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How do you define a complex project?
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What do you consider to be a complex project? Is it the size of the project? Or the budget? Or the technology? Or something else?
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Initially there is a difference between complexity,complication and difficulty due to cost or performance but this doesnt mean that the project is complex as complexity includes ambiguity or uncertainty which has a great degree of unpredictability.
Identify the complexity level which may include timeline ,budget and restraints,many moving parts and the involvement of many teams and stakeholders and manage these elements with an increasing level of adaptability,collaboration,communication,expertise and leadership.
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Cross functional teams involved and affected, multiple deliverables, compliance requirements/constraints (SOX, PCI, IFRS/ASC, etc.), dependencies on other projects...
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All projects are complex. In my humble opinion, when you understand that, is the first step do not fail as project manager.
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Edward -

Complexity originates from many factors including:

- Challenging constraints (iron triangle + quality, resources, etc.)
- How unique the scope or solution approach is
- The number and diversity of key stakeholders

Kiron
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Hello Edward: In a previous company, we used a project value metric that looked at Business Outcomes (safety, revenue, cost, efficiency, satisfaction), Strategic Alignment (local, corporate, business initiatives), Risk (regulatory, mandatory, funding, risk in not doing) and then Level of Difficulty (size, technology, complexity, etc) is addressed and ranked helping to arrive at a total weighted score. These all were defined to help arrive at a complexity rating and an over project score.
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As Sergio said, all projects are complex, (but not all are complicated.)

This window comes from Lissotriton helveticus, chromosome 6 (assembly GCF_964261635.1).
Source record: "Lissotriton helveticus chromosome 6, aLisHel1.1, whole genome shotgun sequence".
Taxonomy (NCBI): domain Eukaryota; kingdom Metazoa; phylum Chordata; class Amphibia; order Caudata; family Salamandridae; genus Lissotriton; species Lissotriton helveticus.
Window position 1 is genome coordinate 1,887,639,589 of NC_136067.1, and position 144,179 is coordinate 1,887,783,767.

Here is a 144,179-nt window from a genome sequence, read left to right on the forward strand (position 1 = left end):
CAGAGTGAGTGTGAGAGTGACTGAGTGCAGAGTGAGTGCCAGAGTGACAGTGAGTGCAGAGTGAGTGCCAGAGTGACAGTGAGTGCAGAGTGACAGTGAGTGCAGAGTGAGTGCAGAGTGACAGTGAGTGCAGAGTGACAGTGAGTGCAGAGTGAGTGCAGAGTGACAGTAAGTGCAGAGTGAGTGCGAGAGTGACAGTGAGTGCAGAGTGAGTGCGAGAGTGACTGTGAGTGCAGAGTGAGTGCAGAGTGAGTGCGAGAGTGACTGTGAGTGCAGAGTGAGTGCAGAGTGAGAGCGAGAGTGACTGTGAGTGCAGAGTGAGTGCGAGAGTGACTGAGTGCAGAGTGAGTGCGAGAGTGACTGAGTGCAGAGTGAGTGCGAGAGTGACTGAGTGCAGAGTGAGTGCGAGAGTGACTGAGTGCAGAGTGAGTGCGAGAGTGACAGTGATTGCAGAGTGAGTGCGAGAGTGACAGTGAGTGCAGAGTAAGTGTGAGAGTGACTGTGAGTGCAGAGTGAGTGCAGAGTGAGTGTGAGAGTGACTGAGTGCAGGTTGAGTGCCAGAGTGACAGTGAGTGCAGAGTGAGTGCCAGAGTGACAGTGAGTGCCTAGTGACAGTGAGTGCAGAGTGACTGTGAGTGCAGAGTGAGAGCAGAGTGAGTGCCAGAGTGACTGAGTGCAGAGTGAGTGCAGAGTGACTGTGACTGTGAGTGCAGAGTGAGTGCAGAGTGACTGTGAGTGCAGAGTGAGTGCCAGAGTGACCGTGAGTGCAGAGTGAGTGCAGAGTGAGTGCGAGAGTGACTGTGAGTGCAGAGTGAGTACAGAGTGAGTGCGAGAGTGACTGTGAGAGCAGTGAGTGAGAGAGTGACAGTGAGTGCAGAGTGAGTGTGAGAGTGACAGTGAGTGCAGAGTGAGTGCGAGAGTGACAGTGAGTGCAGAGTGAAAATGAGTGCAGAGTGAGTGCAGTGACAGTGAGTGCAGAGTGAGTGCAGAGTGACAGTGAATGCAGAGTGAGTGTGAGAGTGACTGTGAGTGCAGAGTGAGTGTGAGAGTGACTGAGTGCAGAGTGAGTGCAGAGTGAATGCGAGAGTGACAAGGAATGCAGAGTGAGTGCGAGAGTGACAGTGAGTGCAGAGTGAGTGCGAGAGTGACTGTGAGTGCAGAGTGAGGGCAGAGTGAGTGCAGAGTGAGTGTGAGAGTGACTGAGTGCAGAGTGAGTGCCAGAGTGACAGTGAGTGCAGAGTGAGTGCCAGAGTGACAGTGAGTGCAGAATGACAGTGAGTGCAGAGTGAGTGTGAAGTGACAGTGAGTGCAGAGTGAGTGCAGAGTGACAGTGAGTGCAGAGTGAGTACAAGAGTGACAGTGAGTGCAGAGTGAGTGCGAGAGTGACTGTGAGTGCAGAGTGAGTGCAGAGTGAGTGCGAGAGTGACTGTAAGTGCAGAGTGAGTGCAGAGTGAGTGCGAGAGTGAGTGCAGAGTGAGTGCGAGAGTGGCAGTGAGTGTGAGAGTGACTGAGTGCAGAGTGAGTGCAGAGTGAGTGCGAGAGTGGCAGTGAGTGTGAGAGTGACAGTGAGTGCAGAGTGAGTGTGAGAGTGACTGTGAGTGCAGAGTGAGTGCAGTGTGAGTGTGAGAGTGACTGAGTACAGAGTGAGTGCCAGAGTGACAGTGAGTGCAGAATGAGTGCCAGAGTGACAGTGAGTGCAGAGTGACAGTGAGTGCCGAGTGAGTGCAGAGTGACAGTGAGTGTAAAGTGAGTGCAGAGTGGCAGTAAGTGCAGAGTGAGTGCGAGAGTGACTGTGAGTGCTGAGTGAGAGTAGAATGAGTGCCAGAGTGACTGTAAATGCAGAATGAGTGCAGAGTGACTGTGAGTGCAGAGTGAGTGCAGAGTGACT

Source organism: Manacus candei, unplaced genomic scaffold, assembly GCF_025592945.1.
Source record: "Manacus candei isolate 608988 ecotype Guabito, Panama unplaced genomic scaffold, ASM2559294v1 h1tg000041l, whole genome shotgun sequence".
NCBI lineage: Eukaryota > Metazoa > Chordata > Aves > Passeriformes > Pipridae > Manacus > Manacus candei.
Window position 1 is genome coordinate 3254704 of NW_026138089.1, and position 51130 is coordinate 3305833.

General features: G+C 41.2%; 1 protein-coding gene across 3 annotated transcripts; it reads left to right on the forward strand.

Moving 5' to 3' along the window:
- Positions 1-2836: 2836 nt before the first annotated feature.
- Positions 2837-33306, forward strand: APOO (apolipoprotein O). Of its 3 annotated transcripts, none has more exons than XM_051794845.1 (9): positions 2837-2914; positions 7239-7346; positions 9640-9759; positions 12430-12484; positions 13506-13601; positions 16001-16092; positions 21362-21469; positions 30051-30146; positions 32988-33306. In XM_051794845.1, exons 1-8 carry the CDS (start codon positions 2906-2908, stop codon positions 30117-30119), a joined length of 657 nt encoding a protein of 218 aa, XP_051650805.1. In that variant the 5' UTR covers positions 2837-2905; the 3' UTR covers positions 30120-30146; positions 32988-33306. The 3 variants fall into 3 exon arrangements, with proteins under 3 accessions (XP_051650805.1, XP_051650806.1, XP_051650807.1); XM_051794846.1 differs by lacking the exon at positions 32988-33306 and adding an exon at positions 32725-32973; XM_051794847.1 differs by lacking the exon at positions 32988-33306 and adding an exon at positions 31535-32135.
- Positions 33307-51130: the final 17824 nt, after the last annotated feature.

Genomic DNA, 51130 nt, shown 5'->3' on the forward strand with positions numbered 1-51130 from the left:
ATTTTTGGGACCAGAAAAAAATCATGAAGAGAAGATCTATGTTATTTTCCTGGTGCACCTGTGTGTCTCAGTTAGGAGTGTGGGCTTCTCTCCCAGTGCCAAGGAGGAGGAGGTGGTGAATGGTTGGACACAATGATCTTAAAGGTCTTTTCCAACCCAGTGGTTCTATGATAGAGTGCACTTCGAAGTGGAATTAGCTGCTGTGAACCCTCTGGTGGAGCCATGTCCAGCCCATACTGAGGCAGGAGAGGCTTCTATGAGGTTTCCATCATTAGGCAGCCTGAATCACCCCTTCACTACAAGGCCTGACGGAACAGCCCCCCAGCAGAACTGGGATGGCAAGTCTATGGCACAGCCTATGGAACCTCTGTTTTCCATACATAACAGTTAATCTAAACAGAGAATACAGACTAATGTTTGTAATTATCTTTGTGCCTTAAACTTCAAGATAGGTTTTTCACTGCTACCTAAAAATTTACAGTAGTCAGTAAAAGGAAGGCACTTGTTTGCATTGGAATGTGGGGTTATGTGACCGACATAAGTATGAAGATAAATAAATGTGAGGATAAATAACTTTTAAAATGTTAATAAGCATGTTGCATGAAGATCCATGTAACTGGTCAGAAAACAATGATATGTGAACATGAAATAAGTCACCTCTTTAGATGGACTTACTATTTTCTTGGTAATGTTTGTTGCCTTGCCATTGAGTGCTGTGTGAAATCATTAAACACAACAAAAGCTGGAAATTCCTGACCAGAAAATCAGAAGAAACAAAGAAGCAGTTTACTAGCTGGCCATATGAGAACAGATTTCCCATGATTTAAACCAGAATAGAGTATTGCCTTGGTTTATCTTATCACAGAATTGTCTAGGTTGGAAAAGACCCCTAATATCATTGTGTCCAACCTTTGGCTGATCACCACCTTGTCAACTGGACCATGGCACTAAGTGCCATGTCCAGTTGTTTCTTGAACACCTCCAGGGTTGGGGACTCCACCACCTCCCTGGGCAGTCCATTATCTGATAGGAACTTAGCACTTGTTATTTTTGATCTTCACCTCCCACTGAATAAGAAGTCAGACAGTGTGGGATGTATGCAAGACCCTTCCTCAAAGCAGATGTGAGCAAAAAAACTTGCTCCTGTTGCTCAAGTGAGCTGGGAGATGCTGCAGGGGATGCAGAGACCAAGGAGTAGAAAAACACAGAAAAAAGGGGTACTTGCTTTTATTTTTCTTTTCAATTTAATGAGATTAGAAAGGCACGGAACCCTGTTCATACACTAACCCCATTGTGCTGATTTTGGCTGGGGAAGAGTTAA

Complexity like dampening is a word so often misused that the incorrect meaning is the generally accepted one. I suspect because it is because there is no elegant word in the English language for degree of complication (complicatedness?). It seems a trivial distinction except to people who have to use both words accurately in their professions.

Complexity is the number of things involved and a useful component to evaluate the overall difficulty which is what most people think it means. When considering complexity in projects, I tend to think of organizational complexity, schedule complexity, and product/system complexity. Organizational complexity is the number of critical stakeholders because that can affect the level of difficulty in communication and decision making among other things. Schedule complexity is the number of events being managed in the project. Product complexity is a combination of how many discrete parts there are to the solution, and the number of functions achieved by the project.

Overall difficulty is then a factor of the number of things you are considering in the project, the degree of difficulty of each discrete thing, and the degree of difficulty of the influences or interfaces between the many things.
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I think that the complexity depends on the strategic definition (business case and / or profit management plan), since there we find the purpose of the organization, the success variables and the restrictions on which we develop the projects, instance in the which, we can also define the complexity, this implies that we can not standardize the criteria of complexity for all projects and industries, surely for social organizations the financial factor will not be as relevant as the social impact and the opposite with private sector projects.

Pienso que la complejidad depende de la definición estratégica (caso de negocio y/o plan de gestión de beneficios), ya que ahí encontramos el propósito de la organización, las variables de éxito y las restricciones sobre las cuales desarrollamos los proyectos, instancia en la cual, podremos definir también la complejidad, esto implica que no podemos estandarizar los criterios de complejidad para todos los proyectos e industrias, seguramente para las organizaciones sociales el factor financiero no será tan relevante como el impacto social y lo contrario con proyectos del sector privado.
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While not all projects are complex, identifying the elements and processes that contribute to complexity help us understand why too many complex projects fail, and how to more effectively manage complexity.
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Projects can be defined by the level of complexity that exists for the completion of the project. This can be initially scoped out before the inception of the project by ascertaining available resources, stakeholders commitment but also the likelihood of unforeseen circumstance that could hinder the advancement of the project. The complexity of a project increases when risks become realised and prevent project deliverables and key milestones from being realised.

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